FOR IMMEDIATE RELEASE
Washington D.C. — The Securities and Exchange Commission today charged an employee of a prominent investment bank with repeatedly using his access to highly confidential information in order to place illicit and profitable trades in advance of deals on which the bank was providing investment banking advisory services.
According to the SEC’s complaint, Woojae “Steve” Jung, a Vice President of Investment Banking who worked in the bank’s San Francisco and New York offices, used sensitive client information in order to trade in the securities of 12 different companies prior to the announcement of market-moving events. The SEC alleges that between 2015 and 2017, Jung used an account held in the name of a friend living in South Korea to place these illegal trades and generate profits of approximately $140,000. As alleged in the complaint, by using his friend’s brokerage account, Jung attempted to evade detection by skirting his employer’s requirements that he pre-clear his trades and that he use an approved brokerage firm that would have reported the trading to his employer.
“Jung tried to insulate himself by allegedly placing trades in the brokerage account of a friend who lived overseas,” said Joseph G. Sansone, Chief of the SEC’s Market Abuse Unit. “Like others before him, Jung’s alleged scheme failed when our data analysis uncovered the account’s suspicious trading pattern and, despite Jung’s attempts at evasion, traced the trading back to him.”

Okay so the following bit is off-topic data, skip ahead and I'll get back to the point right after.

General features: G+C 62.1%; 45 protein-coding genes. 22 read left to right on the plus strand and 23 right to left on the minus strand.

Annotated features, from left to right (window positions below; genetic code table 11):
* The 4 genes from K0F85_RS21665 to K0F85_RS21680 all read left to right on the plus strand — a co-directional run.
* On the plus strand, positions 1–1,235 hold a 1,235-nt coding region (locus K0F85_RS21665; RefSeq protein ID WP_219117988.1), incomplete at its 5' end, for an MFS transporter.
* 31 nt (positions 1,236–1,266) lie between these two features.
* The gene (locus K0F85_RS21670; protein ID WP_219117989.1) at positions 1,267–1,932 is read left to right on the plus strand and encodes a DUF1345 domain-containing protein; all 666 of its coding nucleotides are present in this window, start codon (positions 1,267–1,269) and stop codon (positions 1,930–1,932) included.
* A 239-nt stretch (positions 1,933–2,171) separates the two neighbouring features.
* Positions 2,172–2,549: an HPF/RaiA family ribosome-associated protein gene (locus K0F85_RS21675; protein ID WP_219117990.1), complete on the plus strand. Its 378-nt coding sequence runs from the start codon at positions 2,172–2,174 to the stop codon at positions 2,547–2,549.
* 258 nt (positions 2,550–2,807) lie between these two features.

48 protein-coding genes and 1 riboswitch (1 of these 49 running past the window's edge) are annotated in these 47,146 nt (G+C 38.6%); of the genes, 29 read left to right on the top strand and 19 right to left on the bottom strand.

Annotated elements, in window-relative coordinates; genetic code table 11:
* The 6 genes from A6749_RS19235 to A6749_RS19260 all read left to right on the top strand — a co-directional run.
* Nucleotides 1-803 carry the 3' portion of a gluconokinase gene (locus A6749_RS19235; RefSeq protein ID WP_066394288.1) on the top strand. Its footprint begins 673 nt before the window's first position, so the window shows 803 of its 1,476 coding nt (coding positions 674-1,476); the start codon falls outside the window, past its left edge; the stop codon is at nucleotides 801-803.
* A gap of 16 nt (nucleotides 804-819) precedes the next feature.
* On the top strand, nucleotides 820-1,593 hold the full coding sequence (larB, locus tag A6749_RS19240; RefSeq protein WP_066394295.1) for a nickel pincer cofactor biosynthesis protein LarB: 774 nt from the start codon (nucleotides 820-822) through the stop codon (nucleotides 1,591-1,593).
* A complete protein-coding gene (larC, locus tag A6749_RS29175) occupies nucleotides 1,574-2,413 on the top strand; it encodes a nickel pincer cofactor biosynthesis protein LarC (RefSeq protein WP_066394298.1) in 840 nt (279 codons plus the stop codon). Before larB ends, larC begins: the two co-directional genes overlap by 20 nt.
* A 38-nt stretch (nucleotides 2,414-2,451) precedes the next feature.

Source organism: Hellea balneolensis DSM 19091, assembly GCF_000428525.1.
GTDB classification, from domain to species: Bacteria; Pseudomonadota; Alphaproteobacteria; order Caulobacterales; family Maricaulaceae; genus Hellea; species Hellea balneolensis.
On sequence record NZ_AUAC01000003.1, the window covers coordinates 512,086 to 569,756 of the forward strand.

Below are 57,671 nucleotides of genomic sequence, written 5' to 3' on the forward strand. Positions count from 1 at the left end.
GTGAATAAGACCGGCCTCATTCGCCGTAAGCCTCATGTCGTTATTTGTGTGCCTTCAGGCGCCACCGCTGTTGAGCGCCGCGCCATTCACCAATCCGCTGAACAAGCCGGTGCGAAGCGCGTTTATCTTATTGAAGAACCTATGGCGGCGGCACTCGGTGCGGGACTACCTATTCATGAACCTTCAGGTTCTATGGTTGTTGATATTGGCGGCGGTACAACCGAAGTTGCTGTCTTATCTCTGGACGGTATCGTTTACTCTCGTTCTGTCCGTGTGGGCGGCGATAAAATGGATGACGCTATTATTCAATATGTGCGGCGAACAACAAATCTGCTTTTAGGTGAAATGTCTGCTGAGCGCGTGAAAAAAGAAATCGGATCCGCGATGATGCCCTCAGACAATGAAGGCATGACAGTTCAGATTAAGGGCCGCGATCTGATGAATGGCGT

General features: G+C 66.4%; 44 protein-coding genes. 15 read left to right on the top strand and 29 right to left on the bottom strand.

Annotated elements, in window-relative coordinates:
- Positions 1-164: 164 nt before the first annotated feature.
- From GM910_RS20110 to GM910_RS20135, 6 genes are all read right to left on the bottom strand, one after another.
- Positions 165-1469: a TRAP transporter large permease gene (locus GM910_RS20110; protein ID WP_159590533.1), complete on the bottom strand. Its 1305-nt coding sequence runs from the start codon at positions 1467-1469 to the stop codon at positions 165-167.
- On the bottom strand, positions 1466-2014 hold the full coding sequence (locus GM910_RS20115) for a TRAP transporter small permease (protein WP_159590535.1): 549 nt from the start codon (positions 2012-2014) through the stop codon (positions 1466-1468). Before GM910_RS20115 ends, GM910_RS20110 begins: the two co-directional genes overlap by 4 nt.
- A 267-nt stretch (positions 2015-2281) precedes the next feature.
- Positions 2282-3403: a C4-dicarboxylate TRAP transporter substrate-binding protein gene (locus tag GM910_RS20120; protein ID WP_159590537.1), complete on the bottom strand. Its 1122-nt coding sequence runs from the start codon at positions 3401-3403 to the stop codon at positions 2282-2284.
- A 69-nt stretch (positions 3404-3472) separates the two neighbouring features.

The SEC’s complaint, filed in federal district court in Manhattan, charges Jung with fraud and seeks disgorgement of allegedly ill-gotten gains, pre-judgment interest, penalties, and injunctive relief. The complaint also names Jung’s friend, Sungrok Hwang, as a relief defendant to have him disgorge illicit gains that Jung generated by trading in his brokerage account. The U.S. Attorney’s Office for the Southern District of New York today unsealed criminal charges against Jung.
The SEC’s investigation was conducted by Megan Bergstrom, David Brown, and Diana Tani of the Market Abuse Unit in the Los Angeles Regional Office with assistance from John Rymas of the unit’s Analysis and Detection Center. Gary Leung will lead the SEC’s litigation. The SEC appreciates the assistance of the U.S. Attorney’s Office for the Southern District of New York, the Federal Bureau of Investigation, and the Financial Industry Regulatory Authority.